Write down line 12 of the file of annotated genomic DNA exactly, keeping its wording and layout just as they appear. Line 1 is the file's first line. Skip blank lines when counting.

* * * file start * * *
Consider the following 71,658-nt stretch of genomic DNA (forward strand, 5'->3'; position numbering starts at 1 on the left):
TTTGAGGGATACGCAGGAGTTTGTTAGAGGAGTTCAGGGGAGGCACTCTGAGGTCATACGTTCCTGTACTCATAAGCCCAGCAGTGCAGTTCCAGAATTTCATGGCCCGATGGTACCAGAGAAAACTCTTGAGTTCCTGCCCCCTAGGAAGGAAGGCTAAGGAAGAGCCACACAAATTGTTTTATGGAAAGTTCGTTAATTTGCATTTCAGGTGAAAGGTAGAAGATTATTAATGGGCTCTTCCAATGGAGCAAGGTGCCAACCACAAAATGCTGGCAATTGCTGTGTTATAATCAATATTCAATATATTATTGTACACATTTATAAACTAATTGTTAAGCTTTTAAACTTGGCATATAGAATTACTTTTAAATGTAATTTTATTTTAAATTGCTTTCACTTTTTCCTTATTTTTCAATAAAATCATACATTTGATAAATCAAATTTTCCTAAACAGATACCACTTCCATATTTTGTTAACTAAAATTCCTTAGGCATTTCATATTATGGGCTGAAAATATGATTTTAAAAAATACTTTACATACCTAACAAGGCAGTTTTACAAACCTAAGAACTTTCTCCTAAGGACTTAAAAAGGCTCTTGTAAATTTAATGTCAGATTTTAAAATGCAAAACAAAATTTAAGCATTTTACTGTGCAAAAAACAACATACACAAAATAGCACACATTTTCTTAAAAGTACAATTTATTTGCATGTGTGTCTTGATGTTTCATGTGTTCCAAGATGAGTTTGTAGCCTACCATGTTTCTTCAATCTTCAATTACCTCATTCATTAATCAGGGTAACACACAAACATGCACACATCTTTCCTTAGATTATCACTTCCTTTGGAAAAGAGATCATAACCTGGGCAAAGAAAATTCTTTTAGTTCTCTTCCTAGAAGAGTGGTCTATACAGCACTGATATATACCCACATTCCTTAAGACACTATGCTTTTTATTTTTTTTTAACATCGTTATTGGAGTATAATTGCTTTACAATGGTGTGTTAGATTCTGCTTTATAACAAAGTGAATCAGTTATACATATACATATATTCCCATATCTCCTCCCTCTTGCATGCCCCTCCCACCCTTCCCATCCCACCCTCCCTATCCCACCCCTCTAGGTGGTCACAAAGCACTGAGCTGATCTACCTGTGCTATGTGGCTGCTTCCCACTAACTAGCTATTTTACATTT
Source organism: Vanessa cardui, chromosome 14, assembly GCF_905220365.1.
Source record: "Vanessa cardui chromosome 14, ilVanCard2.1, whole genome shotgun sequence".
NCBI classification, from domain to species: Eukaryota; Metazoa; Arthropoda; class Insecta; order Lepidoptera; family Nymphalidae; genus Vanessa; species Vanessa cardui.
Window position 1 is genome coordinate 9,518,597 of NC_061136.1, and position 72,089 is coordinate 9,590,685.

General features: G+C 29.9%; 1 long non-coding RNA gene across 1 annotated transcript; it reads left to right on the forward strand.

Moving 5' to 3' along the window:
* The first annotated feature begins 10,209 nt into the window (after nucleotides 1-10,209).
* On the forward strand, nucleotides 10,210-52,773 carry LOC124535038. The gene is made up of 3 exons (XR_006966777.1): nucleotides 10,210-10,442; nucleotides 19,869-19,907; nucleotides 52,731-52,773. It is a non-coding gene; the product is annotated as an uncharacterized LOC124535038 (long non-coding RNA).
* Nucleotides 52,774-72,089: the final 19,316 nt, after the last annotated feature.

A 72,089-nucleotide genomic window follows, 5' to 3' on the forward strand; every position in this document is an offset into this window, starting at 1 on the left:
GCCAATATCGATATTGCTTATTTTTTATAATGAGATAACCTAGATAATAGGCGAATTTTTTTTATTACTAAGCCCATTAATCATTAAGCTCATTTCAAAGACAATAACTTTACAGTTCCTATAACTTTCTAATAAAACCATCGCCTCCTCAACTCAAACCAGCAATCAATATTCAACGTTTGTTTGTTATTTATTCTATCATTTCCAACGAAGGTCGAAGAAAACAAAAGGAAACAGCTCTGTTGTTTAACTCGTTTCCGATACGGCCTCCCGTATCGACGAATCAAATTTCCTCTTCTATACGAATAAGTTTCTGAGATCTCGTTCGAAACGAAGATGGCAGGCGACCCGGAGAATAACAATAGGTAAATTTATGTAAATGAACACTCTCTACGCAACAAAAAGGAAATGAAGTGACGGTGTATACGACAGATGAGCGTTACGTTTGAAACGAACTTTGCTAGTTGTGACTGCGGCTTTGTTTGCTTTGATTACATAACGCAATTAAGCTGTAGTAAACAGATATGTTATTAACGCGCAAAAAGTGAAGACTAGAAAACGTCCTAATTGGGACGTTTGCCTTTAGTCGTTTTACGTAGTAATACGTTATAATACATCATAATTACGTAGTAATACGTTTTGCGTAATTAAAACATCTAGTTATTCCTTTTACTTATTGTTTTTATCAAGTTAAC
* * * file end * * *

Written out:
A 72,089-nucleotide genomic window follows, 5' to 3' on the forward strand; every position in this document is an offset into this window, starting at 1 on the left: